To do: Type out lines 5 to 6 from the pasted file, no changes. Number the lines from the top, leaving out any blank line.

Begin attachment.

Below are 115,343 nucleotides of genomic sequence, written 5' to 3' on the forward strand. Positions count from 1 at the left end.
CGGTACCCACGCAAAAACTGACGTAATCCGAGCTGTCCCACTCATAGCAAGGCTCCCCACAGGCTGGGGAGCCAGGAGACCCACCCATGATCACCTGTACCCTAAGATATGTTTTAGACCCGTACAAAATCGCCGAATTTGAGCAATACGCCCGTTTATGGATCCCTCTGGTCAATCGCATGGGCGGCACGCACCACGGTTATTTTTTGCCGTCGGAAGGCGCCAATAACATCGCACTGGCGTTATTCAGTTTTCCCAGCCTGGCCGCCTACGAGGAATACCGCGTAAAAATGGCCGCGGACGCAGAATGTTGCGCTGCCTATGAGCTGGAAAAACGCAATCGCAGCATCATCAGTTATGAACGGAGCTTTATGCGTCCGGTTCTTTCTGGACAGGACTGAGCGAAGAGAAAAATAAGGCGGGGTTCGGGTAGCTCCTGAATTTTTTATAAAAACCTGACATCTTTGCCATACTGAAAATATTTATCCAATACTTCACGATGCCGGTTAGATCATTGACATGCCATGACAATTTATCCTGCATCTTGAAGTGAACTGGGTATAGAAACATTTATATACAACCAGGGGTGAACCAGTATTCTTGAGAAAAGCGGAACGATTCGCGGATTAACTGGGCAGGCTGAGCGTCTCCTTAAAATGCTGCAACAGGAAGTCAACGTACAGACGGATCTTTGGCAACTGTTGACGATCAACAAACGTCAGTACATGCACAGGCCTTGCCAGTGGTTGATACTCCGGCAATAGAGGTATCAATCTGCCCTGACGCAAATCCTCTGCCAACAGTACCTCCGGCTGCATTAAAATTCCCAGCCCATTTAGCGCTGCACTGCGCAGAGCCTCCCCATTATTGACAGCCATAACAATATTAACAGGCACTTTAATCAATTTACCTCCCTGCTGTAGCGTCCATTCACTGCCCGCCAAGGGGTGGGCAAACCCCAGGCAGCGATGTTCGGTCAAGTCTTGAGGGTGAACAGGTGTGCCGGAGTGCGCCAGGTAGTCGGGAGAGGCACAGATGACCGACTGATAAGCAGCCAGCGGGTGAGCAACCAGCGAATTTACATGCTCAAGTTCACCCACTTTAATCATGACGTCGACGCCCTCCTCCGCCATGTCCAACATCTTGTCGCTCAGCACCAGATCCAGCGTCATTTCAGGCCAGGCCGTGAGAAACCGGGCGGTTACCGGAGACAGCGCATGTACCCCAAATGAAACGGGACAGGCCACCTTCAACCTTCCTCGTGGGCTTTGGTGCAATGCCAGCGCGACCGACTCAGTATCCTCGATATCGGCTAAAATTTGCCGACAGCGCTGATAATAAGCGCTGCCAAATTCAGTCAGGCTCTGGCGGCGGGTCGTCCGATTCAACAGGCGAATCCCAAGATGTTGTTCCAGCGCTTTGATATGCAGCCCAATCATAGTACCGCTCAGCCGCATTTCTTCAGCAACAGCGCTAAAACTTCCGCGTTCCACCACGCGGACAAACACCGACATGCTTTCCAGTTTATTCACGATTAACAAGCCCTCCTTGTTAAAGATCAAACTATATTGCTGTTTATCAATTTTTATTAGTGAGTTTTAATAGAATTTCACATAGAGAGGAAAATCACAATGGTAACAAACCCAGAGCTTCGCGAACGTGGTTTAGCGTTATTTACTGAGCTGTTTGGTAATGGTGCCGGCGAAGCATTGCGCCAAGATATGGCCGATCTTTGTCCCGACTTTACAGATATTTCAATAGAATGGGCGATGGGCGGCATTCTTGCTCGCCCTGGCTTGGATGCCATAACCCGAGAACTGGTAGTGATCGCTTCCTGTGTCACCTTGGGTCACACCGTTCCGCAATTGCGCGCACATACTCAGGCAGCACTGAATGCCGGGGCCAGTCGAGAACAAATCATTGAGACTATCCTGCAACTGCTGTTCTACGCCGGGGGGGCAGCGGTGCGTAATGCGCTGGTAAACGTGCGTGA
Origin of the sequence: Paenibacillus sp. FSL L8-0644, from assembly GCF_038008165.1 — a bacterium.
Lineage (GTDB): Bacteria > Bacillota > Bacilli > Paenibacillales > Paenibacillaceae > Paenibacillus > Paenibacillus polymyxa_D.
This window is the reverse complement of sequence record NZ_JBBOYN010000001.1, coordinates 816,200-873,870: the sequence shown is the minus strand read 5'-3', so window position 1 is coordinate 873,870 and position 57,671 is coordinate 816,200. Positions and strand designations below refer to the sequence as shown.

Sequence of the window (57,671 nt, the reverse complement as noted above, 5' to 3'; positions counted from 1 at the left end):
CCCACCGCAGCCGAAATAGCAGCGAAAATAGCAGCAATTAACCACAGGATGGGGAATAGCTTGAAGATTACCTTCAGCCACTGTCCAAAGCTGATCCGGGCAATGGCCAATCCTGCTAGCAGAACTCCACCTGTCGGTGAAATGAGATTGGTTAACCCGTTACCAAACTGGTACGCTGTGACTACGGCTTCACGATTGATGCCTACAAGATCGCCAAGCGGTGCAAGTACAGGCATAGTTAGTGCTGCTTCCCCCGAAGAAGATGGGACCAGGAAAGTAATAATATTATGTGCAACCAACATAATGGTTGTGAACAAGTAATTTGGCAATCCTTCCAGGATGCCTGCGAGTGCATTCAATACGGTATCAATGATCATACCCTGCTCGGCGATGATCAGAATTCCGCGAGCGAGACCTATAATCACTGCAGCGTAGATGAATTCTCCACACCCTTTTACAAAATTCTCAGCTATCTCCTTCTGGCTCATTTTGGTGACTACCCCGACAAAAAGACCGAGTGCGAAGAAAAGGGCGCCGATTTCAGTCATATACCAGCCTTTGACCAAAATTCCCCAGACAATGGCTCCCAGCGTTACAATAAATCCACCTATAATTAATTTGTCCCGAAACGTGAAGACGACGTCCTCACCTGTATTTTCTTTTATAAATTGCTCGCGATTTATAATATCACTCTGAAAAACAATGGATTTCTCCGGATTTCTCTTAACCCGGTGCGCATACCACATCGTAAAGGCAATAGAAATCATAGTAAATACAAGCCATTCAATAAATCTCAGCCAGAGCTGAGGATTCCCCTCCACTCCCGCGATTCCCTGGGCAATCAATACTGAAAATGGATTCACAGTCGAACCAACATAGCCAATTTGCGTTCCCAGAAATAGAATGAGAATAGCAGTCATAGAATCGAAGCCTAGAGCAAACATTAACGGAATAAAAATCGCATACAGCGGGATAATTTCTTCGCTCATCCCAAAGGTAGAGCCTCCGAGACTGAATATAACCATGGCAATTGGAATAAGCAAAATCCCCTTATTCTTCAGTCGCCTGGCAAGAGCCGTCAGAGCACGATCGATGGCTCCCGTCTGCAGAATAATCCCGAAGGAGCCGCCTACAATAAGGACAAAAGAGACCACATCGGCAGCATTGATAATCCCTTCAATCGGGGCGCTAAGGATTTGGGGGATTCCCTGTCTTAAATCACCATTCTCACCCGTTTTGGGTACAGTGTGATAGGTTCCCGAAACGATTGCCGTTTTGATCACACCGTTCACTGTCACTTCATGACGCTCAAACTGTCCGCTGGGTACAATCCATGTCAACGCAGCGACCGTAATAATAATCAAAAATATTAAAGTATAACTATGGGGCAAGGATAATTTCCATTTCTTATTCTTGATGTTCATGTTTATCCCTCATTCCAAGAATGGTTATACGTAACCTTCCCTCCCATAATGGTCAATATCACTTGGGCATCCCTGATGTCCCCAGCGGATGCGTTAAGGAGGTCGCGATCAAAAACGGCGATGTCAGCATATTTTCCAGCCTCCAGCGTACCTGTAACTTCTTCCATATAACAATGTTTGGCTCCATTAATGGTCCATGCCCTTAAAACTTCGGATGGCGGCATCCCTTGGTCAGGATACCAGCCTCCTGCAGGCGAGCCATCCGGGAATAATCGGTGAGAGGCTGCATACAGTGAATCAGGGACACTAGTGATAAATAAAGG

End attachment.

This window is the reverse complement of sequence record NZ_JBBOYN010000001.1, coordinates 816,200-873,870: the sequence shown is the minus strand read 5'-3', so window position 1 is coordinate 873,870 and position 57,671 is coordinate 816,200. Positions and strand designations below refer to the sequence as shown.

Sequence of the window (57,671 nt, the reverse complement as noted above, 5' to 3'; positions counted from 1 at the left end):